Hi, not exactly new to the forums but haven't posted for a very long time. Well, I'm coming to a fork in the road right now, and I'd really appreciate some advice, especially from industry professionals who've experienced it all.
Some background on myself: I'm from Malaysia, 20 years old, and I've just finished my Diploma in Culinary Arts at a private university. It was quite a good experience and overall it's made me more in love with the industry. I'm now advancing to a degree programme, and I can't seem to choose between Culinology, or an Advanced Dip + Bachelor's in Culinary.
Well, I quite like science, and the scientific aspect of stuff, especially in the kitchen, and Culinology seems to be the right choice. I initially joined the university specifically to join this course after my Diploma.However, many of my seniors have told me that that's the subject for Research chefs, where you'd stay in labs.
On the other hand, the university's Advanced Diploma has a more technical and skills-on aspect to it, that (in my senior's words) prepares you for Michelin Star restaurants. It also has an internship programme partnered with quite a number of Michelin Starred restaurants in France. I initially believed that this was the best opportunity for me to develop my skills and be able to achieve my goals of working in a good restaurant.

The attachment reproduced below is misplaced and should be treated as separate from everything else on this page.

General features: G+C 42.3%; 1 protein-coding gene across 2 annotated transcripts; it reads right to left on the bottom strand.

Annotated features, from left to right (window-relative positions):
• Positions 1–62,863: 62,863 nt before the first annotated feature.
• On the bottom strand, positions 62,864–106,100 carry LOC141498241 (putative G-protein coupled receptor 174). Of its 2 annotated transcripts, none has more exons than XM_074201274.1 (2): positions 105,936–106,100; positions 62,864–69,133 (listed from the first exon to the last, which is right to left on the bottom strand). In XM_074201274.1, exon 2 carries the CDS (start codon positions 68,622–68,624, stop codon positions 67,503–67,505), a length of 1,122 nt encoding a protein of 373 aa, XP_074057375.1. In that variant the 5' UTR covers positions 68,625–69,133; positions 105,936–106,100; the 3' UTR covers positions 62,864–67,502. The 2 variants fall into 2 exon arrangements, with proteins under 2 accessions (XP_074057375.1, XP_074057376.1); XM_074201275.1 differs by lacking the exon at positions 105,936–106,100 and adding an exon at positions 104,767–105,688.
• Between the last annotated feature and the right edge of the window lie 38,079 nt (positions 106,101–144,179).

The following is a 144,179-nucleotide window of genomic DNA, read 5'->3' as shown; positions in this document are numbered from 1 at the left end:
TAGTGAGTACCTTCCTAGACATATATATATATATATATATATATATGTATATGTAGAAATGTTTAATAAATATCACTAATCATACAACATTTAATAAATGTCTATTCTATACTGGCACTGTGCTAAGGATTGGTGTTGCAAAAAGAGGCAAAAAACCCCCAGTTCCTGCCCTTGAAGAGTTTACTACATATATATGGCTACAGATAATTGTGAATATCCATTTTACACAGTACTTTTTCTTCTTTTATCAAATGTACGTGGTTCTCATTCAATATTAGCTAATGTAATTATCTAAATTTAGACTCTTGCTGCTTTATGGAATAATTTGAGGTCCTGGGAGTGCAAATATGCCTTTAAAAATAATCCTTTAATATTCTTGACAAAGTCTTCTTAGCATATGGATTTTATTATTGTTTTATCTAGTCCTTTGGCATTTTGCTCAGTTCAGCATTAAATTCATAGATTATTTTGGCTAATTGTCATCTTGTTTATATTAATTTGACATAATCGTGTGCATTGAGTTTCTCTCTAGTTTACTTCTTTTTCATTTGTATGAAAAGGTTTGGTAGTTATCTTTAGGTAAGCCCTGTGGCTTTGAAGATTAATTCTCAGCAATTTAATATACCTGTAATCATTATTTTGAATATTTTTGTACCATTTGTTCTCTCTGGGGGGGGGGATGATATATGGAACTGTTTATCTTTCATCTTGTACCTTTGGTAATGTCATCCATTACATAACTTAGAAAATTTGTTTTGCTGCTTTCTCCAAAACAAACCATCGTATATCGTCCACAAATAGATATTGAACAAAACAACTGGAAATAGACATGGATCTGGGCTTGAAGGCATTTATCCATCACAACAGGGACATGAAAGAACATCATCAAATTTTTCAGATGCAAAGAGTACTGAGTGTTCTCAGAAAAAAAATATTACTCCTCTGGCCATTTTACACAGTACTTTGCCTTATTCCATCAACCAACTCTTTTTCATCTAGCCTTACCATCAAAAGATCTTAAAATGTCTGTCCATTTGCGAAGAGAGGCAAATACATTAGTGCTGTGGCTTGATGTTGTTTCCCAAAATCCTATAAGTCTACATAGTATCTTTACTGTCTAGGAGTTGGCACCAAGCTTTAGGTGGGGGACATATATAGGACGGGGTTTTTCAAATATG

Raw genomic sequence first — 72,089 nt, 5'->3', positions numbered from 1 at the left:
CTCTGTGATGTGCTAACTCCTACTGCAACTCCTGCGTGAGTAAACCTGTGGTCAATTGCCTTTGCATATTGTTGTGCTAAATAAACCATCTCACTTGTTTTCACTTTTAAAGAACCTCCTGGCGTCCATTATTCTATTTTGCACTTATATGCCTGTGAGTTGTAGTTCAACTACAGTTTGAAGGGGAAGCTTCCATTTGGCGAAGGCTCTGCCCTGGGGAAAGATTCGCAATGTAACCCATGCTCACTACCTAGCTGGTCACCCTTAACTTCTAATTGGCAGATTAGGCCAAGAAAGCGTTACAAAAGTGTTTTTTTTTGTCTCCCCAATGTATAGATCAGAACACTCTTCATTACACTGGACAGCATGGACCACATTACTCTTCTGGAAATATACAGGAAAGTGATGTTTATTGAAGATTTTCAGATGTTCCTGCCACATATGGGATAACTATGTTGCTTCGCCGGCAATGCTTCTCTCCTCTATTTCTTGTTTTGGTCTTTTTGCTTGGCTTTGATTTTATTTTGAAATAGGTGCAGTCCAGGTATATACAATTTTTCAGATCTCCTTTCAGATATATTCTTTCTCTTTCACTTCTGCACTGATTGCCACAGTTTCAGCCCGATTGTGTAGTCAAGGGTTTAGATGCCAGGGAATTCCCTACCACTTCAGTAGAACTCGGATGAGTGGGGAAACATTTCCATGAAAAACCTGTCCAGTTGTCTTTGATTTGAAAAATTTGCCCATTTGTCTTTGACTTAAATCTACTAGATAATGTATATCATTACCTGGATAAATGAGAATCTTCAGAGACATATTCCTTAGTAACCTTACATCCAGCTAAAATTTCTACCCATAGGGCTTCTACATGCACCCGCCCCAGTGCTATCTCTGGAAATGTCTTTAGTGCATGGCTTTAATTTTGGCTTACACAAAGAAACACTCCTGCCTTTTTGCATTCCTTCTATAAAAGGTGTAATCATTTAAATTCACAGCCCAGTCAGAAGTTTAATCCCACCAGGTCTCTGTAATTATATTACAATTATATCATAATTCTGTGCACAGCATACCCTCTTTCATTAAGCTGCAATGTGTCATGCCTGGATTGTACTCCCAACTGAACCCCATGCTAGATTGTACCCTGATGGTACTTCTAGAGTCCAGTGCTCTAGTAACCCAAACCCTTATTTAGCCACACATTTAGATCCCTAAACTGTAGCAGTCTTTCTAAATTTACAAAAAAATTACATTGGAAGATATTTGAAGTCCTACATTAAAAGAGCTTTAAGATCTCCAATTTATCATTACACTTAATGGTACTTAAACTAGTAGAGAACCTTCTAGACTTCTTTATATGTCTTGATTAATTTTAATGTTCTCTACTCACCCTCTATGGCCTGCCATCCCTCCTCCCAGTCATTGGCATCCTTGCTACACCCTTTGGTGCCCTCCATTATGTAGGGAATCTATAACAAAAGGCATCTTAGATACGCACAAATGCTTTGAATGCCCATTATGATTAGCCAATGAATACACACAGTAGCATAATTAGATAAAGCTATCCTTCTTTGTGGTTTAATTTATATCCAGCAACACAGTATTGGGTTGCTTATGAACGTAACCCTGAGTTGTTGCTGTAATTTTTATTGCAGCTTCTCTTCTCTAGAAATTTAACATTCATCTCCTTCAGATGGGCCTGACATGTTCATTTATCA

When I consulted the Deputy Dean, she told me that that was not necessarily the case, as Culinology goes really into detail about the components of the food and how it would be more in-depth. She also told me that skills can be trained in the industry, but the basic knowledge and foundation wouldn't be as easy to find.
My dilemma right now is that, I really love both courses, and I can't seem to choose one. My goal in the future is to own a good restaurant (very vague right now of course), and I know that it takes a lot of work and effort. I'm afraid that by taking Culinology, I would miss the opportunity of being able to work at a Michelin restaurant.
My question is:
1) If there are any Research Chefs or Culinology grads out there who still work in professional kitchens,I'd like to hear your opinions on how good a transition it is (as in from doing a degree about research to working a fulltime pro kitchen job).
2) For professional chefs, I'd also like to ask what you might look for in hiring someone, skills, or knowledge based?
Admittedly, I've also been thinking of a third option, which I realise is very important, attitude. But, if one had a good attitude but rather average or even weak skills, would you still hire him/her? And how far would a good attitude convince you in hiring someone?
Any opinions would be much appreciated :)